University of Wisconsin alumnus Shawn Michels’ revolutionary injection invention is now on the market.
Michels began developing the Steady Shot as an undergraduate at UW. Michels said Steady Shot is a plastic wing attachment for insulin pens that allows a person to inject insulin with only one hand.
Michels said traditional insulin pens require two hands — one to hold the pen and another to pinch the skin to create a build-up of fat to inject into. The Steady Shot’s wings on either side of the needle pinch the skin, allowing a person to use one hand.
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“In my entrepreneurship class at Madison, they said to focus on problems that you have yourself,” Michels said. “I was having problems with rotating injection sites.”
Michels was diagnosed with type I diabetes eight years ago and currently injects insulin around five times a day. When injecting insulin, Michels said doctors recommend areas of the body with fat tissue like the arms, thighs, back or abdomen. Because injecting requires two hands, Michels was only able to inject in the abdomen and thighs.
Over-injecting into the abdomen and thighs led to bruising, scarring or lipohypertrophy. According to the National Institutes of Health, lipohypertrophy is an abnormal accumulation of fat underneath the skin caused by the over-injection of insulin. It makes insulin absorb more slowly and injections more painful. Michels said the only way for this to go away is to rotate injection sites, which is difficult with a traditional insulin pen.
“With the Steady Shot, I was able to give myself arm injections for the first time and rest my over-injected abdomen and thighs,” Michels said. “My lipohypertrophy eventually went away.”
Because of this success, Michels wanted to start a company to help the approximately 2.8 million diabetics with lipohypertrophy in the United States.
Michels said Discovery to Product — a program at UW designed to help staff, faculty and students develop their business ideas — was instrumental in making the company a reality.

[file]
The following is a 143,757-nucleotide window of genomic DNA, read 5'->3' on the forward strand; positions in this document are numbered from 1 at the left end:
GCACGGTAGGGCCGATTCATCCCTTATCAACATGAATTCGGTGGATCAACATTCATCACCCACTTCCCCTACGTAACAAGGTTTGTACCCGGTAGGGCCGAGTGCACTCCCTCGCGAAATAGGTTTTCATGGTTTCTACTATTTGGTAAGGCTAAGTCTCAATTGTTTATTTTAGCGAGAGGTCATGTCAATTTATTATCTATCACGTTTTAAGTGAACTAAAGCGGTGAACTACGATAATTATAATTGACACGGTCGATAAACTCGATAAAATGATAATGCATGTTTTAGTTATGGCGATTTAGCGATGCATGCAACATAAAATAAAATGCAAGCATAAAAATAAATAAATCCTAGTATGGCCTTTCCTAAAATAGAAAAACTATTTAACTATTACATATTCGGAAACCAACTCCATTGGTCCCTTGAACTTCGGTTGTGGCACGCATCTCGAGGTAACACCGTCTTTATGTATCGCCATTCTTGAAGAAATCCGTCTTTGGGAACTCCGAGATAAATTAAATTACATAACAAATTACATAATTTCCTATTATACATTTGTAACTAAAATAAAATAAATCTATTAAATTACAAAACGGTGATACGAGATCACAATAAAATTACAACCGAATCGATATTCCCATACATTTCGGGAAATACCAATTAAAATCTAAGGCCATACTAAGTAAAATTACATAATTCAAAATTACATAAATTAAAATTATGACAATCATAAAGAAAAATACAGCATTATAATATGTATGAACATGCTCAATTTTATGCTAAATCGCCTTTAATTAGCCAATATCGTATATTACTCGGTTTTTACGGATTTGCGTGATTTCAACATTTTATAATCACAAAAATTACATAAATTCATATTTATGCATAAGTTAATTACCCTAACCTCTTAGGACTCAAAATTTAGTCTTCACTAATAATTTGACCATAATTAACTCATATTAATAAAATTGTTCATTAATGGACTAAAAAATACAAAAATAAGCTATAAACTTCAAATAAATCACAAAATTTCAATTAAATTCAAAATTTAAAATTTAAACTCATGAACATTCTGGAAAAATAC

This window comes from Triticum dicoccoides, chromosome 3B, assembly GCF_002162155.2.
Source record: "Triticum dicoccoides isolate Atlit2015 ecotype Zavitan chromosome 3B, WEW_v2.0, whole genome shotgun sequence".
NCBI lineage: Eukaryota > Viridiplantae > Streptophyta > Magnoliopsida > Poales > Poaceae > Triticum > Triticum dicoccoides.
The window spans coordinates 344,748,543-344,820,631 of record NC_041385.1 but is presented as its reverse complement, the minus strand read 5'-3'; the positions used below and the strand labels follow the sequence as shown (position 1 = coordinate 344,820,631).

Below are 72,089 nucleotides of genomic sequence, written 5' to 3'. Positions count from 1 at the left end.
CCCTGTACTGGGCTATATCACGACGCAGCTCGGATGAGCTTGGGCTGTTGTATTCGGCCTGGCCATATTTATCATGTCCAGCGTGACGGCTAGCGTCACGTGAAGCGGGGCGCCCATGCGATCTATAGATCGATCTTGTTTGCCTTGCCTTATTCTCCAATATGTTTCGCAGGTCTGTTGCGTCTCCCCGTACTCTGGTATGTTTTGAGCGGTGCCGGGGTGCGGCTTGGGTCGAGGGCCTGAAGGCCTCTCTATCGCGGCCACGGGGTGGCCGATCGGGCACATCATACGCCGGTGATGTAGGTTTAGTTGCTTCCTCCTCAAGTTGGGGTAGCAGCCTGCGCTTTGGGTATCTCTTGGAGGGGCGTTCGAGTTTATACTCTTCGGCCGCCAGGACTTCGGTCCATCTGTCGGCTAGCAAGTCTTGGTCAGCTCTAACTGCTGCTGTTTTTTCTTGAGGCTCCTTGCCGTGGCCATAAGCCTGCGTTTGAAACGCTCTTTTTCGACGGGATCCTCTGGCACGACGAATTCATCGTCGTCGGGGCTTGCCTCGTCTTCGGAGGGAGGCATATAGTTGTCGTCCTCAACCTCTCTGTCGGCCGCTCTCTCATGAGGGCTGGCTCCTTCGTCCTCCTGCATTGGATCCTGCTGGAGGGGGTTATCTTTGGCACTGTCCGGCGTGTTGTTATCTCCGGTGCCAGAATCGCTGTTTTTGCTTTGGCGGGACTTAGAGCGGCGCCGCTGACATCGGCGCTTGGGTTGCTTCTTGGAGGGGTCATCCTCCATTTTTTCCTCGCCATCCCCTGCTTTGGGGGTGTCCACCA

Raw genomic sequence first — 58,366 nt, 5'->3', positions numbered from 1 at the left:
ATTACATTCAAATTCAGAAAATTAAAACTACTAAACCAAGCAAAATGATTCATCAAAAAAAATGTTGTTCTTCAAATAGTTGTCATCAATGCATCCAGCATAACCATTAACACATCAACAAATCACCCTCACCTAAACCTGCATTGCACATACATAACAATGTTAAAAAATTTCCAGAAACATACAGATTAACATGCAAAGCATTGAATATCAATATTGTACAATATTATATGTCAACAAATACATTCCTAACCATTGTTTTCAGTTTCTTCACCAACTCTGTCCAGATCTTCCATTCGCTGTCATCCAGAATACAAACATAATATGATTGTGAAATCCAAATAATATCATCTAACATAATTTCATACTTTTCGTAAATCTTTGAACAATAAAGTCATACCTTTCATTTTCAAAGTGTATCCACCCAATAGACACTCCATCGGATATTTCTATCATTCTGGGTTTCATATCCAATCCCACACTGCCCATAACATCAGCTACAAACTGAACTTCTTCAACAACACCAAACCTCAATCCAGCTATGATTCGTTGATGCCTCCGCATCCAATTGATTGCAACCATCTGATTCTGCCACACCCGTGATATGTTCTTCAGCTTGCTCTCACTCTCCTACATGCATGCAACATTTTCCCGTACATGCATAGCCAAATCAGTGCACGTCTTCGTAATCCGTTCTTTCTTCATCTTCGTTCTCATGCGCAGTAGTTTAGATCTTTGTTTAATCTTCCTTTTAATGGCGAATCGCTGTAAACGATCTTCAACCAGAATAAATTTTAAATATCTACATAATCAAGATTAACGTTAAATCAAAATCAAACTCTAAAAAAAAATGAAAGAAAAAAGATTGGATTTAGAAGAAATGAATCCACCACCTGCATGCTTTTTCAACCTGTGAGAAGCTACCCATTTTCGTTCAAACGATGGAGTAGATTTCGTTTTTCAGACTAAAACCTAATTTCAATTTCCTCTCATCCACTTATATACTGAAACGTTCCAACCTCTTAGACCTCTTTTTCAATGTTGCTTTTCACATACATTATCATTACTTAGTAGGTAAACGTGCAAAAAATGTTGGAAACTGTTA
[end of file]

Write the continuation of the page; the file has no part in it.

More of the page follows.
“I pitched my idea to the Discovery to Product program at Madison right after I came up with it,” Michels said. “They helped me go through all the steps I needed to do to turn it into a business and commercialize the product.”
Director of D2P Andy Richards said the goal of the program is to help members of the UW community develop their business ideas and foster entrepreneurship success on campus.
Richards said D2P is an extension of Wisconsin Alumni Research Foundation.
D2P’s communication and outreach manager Jen Kobylecky said 109 people participated in the Innovation to Market and Ignite programs in 2019, which are D2P’s cohort-based product development programs.
“Unlike your regular academic classes where you might go in and listen to a lecture, take some notes and leave, we’re really interactive here,” Richards said. “It’s really experiential learning.”
Richards said program participants are the ones putting in the work on their project. The mentors, teachers and trainers at D2P help to guide that work. D2P is meant to be the “front door” on campus for entrepreneurship. Its resources can point people in the right direction and help them learn where to begin.
D2P has mentors and staff from a variety of different backgrounds, Richards said. They work with all types of project ideas, and often the program cohorts have members with very diverse business ideas.
“It’s a really interesting mix of folks that all interact together, learn from each other [and] give each other suggestions and ideas,” Richards said.
Richards said the participants can learn from each other, a valuable experience in itself.
The Steady Shot is available for purchase right through the Steady Shot website, Michels said. Michels hopes to expand the business to reach more people.
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“Most people in the U.S. that inject insulin use insulin pens,” Michels said. “Right now the Steady Shot only works pens, so the first step is to reach as many pen users as we can. After that … we’ll make a Steady Shot that can also be used for syringes.”
Michels said the Steady Shot can be marketed towards health care providers, so it can be used in in-patient settings like hospitals as well.
Kobylecky said if students with a product idea are looking for a place to start, the Innovate Network, a website that D2P maintains, has resources for students to begin their project or find the next step. Kobylecky also recommends students apply for the Transcend Innovation Competition, which Michels won in 2018, according to its website.
“It’s never too early or late to start out on an idea,” Kobylecky said. “There’s lots of creativity here on campus and lots of great resources to point people towards.”